Exploring the Karnataka Coast.

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Flag of India  , Karnataka,
Friday, May 4, 2012

Howdy!

Hope you're all well and thriving! The voyage continues over here, picking up the pace a little now.

I feel like a proper nomad at this point - catching a bus every morning for an hour or so, spending each night in a different town or village.

This last week or so, I've got fully off the tourist trail, and have been bussing it down the Karnataka coast, staying at a different town or village every night. Places with names like Honavar, Manki (it was anything but!), Malpe (a large fishing port with a ship building yard, Udupi and more.

I enjoyed some epic walks along stunning palm-fringed beaches which stretch out for miles in both directions, as far as the eye can see - and completely deserted save for little fishing villages every kilometre or so. Here you can see the boats all lined up neatly on the shore, wooden, painted blue or other colours, sometimes with little flags blowing in the wind. I helped a group of guys pulling theirs in, which was fun. You also see people casting nets and pulling these back in - everyone tugging on the rope together.

Halfway through an epic day of strolling, the decision to go and sit in the sea and do absolutely nothing, as the waves wash over me was never regretted. The most refreshing sensation imaginable. The waves lap gently at your feet, with a reassuring regularity of frequency - predictable almost like clockwork, though occasionally a big'un will come out of nowhere and whack you in the face, just to keep you from fallin' asleep .

When it's not the beach, it's the riverside and I've been discovering all manner of beautiful river scenes on the edges of towns, and on the bus between settlements. It's hard to describe their beauty, lined with mangroves, or with jungly foliage, and dotted with emerald islands. Seeing the palm trees reflected, slightly broken up by the ripples, at sunset, with fishermen paddling back towards the shore in little wooden canoes... an image I won't easily forget.

Towns and villages are busy, noisy and dusty only in the very centre. Further out, it's a sleepy village feel and although some live in palm shacks and others more like villas, it seems like everyone's got plenty of space, space which is shared with with what's practically a whole forest of coconut trees which stop only for the buildings. Free coconuts for everyone I guess - but watch for falling ones. Banana plants also are pretty much omnipresent.

The proper little villages and hamlets, meanwhile, are absolutely magical, especially when someone's got a fire going and the smoke dissipates into a haze which catches the rays of sun that make it in between the palm leaves. It's a slow gentle pace of life out there and it kind of feels like you're out in the jungle, which is pretty much accurate anyway. Saw a lot of shacks made from coconut tree branches and leaves, cows and water buffaloes and chickens roaming freely.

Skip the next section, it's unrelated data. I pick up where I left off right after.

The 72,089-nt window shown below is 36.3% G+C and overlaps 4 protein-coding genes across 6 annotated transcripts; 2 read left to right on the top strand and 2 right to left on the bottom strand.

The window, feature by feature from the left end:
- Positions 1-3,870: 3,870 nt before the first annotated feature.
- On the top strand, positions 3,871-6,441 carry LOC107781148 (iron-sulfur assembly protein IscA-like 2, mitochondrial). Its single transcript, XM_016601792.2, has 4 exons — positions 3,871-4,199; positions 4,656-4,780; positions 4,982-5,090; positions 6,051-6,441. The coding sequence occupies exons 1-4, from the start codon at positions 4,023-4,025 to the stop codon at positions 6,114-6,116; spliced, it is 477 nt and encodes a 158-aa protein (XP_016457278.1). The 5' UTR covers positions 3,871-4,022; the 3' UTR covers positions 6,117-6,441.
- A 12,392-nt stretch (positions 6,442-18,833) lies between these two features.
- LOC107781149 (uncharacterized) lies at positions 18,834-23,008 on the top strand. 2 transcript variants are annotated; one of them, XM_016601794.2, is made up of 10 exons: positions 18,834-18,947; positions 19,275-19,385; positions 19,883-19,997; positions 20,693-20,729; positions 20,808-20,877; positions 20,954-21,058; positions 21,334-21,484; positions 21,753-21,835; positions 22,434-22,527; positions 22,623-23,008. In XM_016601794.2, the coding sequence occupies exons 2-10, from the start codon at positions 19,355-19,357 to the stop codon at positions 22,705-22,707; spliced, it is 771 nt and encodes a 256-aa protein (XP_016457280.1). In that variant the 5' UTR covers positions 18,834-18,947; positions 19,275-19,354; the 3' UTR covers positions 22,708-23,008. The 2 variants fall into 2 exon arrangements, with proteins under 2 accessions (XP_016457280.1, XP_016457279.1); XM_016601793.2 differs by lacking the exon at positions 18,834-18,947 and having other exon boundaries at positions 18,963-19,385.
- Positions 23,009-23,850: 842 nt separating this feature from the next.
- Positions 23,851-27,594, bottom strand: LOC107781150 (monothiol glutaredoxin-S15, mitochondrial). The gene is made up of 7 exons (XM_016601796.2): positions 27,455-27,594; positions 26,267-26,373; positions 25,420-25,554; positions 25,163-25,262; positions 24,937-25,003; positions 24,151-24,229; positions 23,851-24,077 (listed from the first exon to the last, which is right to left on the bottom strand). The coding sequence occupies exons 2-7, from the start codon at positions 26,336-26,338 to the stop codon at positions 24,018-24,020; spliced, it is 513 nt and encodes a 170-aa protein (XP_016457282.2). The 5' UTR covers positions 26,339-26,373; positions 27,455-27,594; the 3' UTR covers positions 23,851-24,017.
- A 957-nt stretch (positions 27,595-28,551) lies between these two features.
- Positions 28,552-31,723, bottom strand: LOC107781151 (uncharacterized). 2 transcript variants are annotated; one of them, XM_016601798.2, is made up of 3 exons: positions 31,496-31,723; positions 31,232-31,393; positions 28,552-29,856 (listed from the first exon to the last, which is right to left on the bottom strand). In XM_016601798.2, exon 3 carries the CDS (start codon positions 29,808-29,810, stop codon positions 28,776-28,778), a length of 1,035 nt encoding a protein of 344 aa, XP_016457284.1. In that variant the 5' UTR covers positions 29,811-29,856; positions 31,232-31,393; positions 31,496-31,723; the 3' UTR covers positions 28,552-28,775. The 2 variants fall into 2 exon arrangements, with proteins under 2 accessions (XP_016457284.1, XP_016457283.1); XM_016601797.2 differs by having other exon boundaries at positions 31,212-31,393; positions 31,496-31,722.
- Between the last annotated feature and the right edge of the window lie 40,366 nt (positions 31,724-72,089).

Everyone's got a well in the garden too, even the bigger houses. People out on the beach are making sun-dried fish (like sun-dried tomatoes but with fish instead of tomatoes). While in the rice fields, parched at this time of year, cows roam freely in search of any blades of vegetation they can get their hands on, er.. teeth into. I saw one poor beast chomping on a cactus, looking rather thin - well the rains are on their way to Karnataka soon, good news for everyone I think.

Well the larger towns, there's some pretty colourful and interesting house designs. Makes me think yeah, why can't houses look like that - and hey, they can. And it's popular to have an outdoor flight of stairs up onto your roof so you can sit and chill there, watching the sun go down. I love ambling around through the lanes, just taking in all the sights, soaking up the vibes and witnessing everyday life in action.

But my favourite thing, simply walking about the place, is that people always stop and say hello. "Hello, my friend!", they call out with a welcoming smile. That's awesome - I feel like everyone's my friend now. I'll just be walking down the street and some random person waves at me, I think "Great, there goes my friend".

Along the way, I should mention I've seen some very intricate, psychedelic temples (each one devoted to a different deity, such as Hanuman the monkey god and Ganesha (with his elephant's features), as well as some very ornate mosques and lavish churches. The seaside town of Murudeshwar features a giant metal statue of the god Shiva overlooking the bay - quite a spectacle, with his 4 arms, and glistening in the sun.

The one constant is the cows - they rule the roost, pretty much, though a little hungry this time of year. Crossing the road is a chilled out affair for them. No rush, and no looking both ways either - they're untouchable and they know it. (The worst they'll get from people is being shooed away when they poke their head in your front door, the nosey buggers).

Finished up in Mangalore, a bustling metropolis right at the bottom of the state - felt like I'd come to the end of a long journey. End of a chapter anyway. Goodbye Karnataka - for now.

But a new chapter has opened already, down in Kerala, which will take me all the way to the southern tip of the country. Or it might do.

Or I might wake up and go to the Himalayas tomorrow. We'll see what happens.

Miss you all big time. Hope things are all peachy where you are, that life is going swimmingly that your May has got off to a flying start.

Keep it real, homies
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